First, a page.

Sunday, 4 September 2011

Balancing base and variable pay - Banking Vs other industries

Variable pay is broadly intended as a cash supplement paid in one or more lump sums by an employer to its employees, in addition to base pay, to recognise their superior, sustained contribution to the achievement of the organizational aim and objectives, that is to say to the pursuance of its strategy.


Variable pay, which in contrast to base pay “needs to be re-earned” to be repeated, is habitually part of more complex reward packages, which are introduced and developed by employers according to a specific reward philosophy to induce their employees to perform at the required standard and exhibit the desired behaviour.

The question is whether this approach to reward management has been invariably used by employers in all of the existing industries and sectors and, more in particular, whether it has been traditionally adopted by the financial sector organizations. It can be maintained that to both questions the answer is: arguably no.

From the reward point of view we have basically witnessed two different approaches with the passage of time: one adopted by the financial sector institutions and the other one essentially embraced by all of the other industries.


Over the years and across the world, banks and financial institutions have not habitually showed to be particularly concerned with the design and development of sophisticated and craftily devised total reward models, cafeteria-benefits schemes or other similar programmes. On the other hand, traders and bank executives have hardly ever been expected to be offered by their employer neither the opportunity to choose amongst a variety of possible benefits which to pick nor prospects for career, development, involvement and growth. This particular type of professionals has invariably been interested only in one kind of reward, to wit: financial reward and more specifically bonuses.


It could be argued that this conclusion is wrong in that traders are actually interested in both basic pay and bonuses, but this really seems not to be the case according to what has been, relatively recently, claimed by a former senior HR Professional at an investment bank in London, who recounted that the bank he was working for employed individuals receiving bonuses worth £5 million on a quarterly basis, whereas their basic salary was of £100K/£150K a year. In one occasion, by reason of a problem occurred with the bank’s payroll system, some of them did not actually receive their pay for six consecutive months, but none of them did even realize that. In fact, it was the HR department which later found it out and informed the individuals concerned (Smedley, 2011).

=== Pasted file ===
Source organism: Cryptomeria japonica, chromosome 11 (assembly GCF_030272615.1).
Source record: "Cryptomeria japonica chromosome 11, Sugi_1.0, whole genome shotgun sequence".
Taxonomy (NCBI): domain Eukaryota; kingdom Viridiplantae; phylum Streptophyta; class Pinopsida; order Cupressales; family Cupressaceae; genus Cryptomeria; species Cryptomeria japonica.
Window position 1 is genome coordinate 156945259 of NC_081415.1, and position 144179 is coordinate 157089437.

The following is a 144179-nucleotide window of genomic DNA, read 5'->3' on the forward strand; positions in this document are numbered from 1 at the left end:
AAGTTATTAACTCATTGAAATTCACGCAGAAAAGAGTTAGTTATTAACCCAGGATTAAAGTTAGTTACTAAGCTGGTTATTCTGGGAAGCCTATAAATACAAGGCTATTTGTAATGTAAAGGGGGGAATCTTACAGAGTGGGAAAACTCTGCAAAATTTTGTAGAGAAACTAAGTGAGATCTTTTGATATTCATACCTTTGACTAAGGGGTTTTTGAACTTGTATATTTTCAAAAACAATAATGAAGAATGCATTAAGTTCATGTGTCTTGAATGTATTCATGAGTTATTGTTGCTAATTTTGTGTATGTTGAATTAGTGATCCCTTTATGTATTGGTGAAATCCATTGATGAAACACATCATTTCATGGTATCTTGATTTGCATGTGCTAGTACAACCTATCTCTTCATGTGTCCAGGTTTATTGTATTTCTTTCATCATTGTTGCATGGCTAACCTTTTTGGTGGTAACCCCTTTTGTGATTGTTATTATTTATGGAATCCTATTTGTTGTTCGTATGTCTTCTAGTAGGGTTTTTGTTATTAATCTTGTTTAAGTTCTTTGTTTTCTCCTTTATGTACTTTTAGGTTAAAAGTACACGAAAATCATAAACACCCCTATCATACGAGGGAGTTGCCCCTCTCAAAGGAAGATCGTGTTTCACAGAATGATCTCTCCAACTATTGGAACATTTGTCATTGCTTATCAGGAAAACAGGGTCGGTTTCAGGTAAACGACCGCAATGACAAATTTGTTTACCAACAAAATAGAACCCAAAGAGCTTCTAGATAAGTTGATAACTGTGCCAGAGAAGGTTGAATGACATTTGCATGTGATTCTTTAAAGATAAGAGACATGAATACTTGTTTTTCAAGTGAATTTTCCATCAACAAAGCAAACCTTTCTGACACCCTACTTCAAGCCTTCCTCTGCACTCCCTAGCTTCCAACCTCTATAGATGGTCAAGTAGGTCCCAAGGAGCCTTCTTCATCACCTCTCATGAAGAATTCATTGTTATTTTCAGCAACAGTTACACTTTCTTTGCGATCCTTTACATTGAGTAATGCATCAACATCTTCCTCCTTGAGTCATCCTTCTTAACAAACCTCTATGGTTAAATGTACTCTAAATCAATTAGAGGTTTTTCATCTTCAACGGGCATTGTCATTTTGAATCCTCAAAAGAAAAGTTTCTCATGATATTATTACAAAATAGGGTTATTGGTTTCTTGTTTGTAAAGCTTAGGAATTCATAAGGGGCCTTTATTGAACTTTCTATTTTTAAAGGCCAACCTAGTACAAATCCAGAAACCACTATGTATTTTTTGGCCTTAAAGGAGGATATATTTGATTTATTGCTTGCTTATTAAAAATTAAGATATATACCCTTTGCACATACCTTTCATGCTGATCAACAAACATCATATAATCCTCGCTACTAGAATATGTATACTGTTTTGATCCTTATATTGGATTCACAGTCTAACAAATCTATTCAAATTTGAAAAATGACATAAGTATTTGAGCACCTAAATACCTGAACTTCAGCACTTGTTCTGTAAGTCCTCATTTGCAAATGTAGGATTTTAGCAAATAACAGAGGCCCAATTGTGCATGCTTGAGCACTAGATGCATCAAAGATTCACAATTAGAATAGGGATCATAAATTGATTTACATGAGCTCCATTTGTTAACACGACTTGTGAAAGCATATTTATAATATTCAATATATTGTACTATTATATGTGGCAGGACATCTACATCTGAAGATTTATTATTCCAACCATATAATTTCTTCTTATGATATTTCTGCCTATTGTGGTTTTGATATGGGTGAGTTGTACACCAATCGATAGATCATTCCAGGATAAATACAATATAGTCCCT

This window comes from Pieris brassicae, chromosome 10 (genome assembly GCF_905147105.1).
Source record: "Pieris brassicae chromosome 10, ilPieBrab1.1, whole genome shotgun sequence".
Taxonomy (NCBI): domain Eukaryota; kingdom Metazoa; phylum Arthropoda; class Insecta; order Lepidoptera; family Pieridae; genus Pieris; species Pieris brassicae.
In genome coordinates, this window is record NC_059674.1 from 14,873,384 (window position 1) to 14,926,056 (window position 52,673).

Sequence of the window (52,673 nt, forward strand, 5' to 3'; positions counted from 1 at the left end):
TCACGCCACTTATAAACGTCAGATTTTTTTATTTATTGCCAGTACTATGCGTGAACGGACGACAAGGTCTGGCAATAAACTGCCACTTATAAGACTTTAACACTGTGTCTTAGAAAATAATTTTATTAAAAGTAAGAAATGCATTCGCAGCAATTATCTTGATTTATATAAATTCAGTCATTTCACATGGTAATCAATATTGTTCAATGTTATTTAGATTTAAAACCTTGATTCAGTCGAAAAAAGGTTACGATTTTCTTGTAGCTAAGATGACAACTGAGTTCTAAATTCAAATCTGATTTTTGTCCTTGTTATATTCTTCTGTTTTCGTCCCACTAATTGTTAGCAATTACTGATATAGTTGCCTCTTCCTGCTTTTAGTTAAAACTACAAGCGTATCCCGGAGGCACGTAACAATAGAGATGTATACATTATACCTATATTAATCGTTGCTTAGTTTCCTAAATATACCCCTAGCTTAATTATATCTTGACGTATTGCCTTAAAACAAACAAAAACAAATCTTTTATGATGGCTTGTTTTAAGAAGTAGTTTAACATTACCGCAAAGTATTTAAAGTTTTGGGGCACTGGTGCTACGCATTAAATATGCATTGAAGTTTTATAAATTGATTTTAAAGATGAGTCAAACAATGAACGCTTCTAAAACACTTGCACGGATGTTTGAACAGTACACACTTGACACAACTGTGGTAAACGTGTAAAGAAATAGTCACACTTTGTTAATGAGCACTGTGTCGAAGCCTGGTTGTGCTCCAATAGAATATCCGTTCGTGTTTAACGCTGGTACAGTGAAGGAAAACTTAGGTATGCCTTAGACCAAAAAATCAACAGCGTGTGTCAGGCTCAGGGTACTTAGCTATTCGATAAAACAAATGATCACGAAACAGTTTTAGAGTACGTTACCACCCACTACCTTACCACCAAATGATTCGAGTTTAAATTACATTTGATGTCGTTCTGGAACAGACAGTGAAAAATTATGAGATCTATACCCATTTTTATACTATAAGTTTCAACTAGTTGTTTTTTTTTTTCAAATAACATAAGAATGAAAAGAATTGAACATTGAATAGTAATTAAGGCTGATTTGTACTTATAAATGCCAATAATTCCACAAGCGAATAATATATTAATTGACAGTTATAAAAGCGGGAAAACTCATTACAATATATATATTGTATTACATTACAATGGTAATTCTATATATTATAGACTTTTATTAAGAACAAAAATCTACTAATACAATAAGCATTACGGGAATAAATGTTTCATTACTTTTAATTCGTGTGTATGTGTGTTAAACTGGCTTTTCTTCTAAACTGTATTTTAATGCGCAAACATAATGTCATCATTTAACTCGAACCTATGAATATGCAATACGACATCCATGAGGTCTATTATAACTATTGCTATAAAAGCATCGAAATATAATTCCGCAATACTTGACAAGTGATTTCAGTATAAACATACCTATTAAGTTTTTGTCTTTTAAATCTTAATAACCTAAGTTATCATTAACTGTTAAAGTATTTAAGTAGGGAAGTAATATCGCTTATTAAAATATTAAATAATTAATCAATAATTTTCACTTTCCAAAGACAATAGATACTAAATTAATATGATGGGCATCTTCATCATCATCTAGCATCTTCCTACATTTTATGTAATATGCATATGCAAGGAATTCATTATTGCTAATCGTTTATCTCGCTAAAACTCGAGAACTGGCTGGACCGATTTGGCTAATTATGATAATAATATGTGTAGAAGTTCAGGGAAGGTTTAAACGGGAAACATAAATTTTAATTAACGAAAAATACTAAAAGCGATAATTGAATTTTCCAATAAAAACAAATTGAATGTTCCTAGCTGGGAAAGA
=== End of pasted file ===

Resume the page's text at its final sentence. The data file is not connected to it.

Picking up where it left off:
Whether we consider that traders are actually used to earn bonuses which are much higher than their base salary, this circumstance should not actually come as a surprise. During a hearing with the Treasury Selected Committee, for instance, a UBS Executive told that the bank was used to reward senior investment bankers with bonuses whose value was between five and ten times their basic pay. UBS did not really represent an exception in that this practice was absolutely in line with the industry standard.

Reward professionals working in other industries may wonder about the appropriateness of the financial institutions reward strategies and philosophies. These should be indeed designed and developed to enable organizations to attain their overall business strategy, encourage a specific behaviour and foster the company core values and beliefs. How could hence such type of reward strategy be developed and executed by HR?


Clearly based on bonuses, this type of reward strategy was indeed sorely consistent with banks strategy and values, and encouraging the behaviour these actually intended to foster and endorse.

The anonymous former senior HR professional mentioned above claimed that the individuals in the bank he was working for were assessed according to the immediate profits these were able to generate. The organization’s culture was clearly essentially and exclusively inspired by reward, or to be precise by financial reward (Smedley, 2011). Traders were encouraged to attain just one aim: make as much money as they could insofar as overlooking the risks associated with their delicate activity. The case of French trader Jérôme Kerviel, former employee of Société Générale, represents just one of the most glaring examples of that.

The system was, to put it mildly, really murky. Traders were encouraged to make the most money they could, receiving a lot of cash when they were successful. After all, even though banks were paying large sums of money in bonuses these were calculated and paid as a percentage of what traders had brought to their institution. It was not a problem hence for banks paying such huge bonuses; at least as long as the system was flowing without any major inconvenience.

The flip side of the system was that, for uncanny it might appear to be, in the event traders were not bringing in money for the bank and were rather losing it noting would have happened. The sooner traders were making money for the bank, the sooner they would have had their bonuses paid; in case of good performance they received very large sums of money, otherwise it would have occurred nothing.